Sack Potato Production Training Workshop (Bulawayo)-ZCFU (Zimbabwe Commercial farmers Union) in conjunction with Gem Agriculture Consultancy Services. Training Venue: ZCFU Offices, Adjacent to NUST Sports Fields/ Opposite Khumalo suburb. Investment: $20 to cover meals/ refreshment, training manual and certification. Funding opportunities for the crop will be also availed, including an update on input supply status in the region.

This is far from a systematic sample, but indicative I think of the way small-scale commercial farming is taking off in Zimbabwe. Email lists, facebook and twitter are used to get in touch with people; multiple websites are available for adverts; small private companies and consultancies are popping up, with links with more formal organisations like farmer unions. And everyone it seems needs irrigation equipment and the ubiquitous one-tonne truck, hence my nominations of these for appearing on any new currency.

These adverts are a far cry from those appearing in the Rhodesiana archive, but offer an equally illuminating view of a very different world.

This post was written by Ian Scoones and originally appeared on Zimbabweland

Friday, 16 May 2014

Learning from Great Transformations Past and Present

Reflecting on Karl Polanyi at the Resilience 2014 Conference

In June 2013, I served on the Scientific Steering Committee of the international conference on Transformation in a Changing Climate, which was held at the University of Oslo. One of my duties for that event was to facilitate a 'deep conversation' on the 'Economics of Transformation' to explore what transformation of socio-ecological systems would look like from an economic perspective. Feeling that the politics of transformation were being largely neglected in the conference proceedings, I decided to introduce some of the ideas of the Hungarian political historian Karl Polanyi, particularly his pioneering The Great Transformation: The Political and Economic Origins of Our Time (1944), in which he traced the establishment of laissez-faire capitalism in the nineteenth century and its transformation in the first half of the twentieth century into various forms of integrated societies, with the economy controlled in different ways and to different extents by the state. My aim was to use Polanyian insights to provoke debate on how the market fundamentalism of the late twentieth and early twenty-first century had come to dominate economic and political discourse and social systems around the world. We were experiencing lock-in to an unjust and in some respects ungovernable economic and financial system on a grand scale which was leading to increasing instability, inequality and unsustainable patterns of production and consumption.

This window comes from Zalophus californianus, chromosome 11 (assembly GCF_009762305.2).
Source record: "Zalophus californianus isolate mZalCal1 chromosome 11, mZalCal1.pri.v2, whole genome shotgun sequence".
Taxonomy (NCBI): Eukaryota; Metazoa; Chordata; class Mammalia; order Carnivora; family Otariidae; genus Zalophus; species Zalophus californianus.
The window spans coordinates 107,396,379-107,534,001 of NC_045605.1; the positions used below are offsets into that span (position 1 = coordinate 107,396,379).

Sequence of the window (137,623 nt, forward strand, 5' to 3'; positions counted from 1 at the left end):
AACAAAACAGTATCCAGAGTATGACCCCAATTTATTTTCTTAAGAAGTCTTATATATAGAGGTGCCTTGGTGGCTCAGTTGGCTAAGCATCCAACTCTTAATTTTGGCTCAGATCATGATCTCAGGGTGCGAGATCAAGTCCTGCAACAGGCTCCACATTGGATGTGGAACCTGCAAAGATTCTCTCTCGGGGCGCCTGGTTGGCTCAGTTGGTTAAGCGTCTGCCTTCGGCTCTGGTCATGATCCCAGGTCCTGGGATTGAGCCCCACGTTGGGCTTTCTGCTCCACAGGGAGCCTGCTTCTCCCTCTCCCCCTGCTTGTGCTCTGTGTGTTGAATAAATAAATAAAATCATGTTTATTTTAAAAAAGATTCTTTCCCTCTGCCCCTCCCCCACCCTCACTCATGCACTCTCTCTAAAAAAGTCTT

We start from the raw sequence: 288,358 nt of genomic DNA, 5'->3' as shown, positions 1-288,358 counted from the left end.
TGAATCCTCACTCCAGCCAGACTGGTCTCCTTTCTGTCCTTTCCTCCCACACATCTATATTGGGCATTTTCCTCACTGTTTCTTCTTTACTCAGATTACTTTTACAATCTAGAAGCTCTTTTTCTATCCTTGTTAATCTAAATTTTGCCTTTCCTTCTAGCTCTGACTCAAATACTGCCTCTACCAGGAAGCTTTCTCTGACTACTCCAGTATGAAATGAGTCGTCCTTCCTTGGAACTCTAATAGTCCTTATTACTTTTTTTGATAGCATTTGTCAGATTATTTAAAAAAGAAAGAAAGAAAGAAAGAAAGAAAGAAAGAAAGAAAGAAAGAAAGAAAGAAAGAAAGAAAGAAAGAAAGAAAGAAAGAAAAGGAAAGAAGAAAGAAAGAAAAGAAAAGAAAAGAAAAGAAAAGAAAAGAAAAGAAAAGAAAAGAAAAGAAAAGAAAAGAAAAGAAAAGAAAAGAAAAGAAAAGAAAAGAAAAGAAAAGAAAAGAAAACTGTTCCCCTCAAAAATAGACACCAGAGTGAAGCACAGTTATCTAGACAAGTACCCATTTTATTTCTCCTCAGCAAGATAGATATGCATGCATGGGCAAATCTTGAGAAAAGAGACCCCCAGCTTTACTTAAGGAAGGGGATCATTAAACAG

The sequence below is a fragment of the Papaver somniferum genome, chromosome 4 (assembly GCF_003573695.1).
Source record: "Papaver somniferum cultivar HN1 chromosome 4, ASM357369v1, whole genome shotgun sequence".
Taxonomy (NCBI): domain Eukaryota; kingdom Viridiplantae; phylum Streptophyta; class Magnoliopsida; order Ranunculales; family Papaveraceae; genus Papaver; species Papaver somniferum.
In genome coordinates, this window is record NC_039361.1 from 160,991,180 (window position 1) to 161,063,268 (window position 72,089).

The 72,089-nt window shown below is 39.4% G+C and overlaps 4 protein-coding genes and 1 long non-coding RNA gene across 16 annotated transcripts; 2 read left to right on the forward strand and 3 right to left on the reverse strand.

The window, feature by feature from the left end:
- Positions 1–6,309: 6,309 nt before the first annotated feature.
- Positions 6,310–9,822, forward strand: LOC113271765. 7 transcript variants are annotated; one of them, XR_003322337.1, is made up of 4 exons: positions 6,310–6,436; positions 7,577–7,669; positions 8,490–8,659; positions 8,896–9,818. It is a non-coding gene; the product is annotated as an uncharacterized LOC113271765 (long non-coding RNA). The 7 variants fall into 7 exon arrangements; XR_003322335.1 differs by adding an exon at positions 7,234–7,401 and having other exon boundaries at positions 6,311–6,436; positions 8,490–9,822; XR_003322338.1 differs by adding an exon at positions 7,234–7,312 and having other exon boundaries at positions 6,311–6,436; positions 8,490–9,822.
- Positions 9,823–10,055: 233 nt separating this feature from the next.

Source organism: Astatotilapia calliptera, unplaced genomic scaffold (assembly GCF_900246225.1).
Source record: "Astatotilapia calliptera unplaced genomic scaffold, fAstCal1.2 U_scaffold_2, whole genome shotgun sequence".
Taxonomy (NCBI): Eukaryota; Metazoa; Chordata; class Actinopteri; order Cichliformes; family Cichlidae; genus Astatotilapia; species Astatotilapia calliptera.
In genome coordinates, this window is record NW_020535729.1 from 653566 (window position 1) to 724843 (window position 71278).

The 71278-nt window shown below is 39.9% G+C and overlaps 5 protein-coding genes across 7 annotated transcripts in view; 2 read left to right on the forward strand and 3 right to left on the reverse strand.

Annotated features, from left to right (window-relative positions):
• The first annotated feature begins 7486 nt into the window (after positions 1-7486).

I put it to the conference delegates that Polanyi understood that modern market economy is a special, historically rooted form of social organisation. It is not a natural, universal system for organising societies, as its champions assert. It is, in fact, an historical aberration in the long sweep of human history – one that has produced many benefits, to be sure, but it has also introduced deep structural tensions that today threaten to overwhelm human societies. When 'the Great Transformation' occurred, Polanyi argued, markets became regarded as autonomous forces – 'self-regulating systems' – in their own right. The presumption was that these market forces should organise all of society. We have been dealing with the consequences ever since.
These interventions were well received and sparked considerable discussion among the participants. Afterwards I had a coffee with two of the most knowledgeable and enthusiastic contributors to that session – David Manuel-Navarrete of the School of Sustainability at Arizona State University and Maja Göpel of Wuppertal Institute for Climate, Environment and Energy, Berlin – who shared my passion for Polanyi and my interest in injecting more historically informed, political economic analysis into debates on sustainability and transformation. We agreed to prepare a proposal to convene a special panel on Polanyi for the upcoming Resilience 2014 conference, which was to be held in Montpellier, France, in May the following year and focus on 'Mobilizing for Transformation'. On Maja's advice, we invited another Polanyi enthusiast, Moritz Remig at the Institute for Advanced Sustainability Studies in Potsdam, Germany, to join our small circle.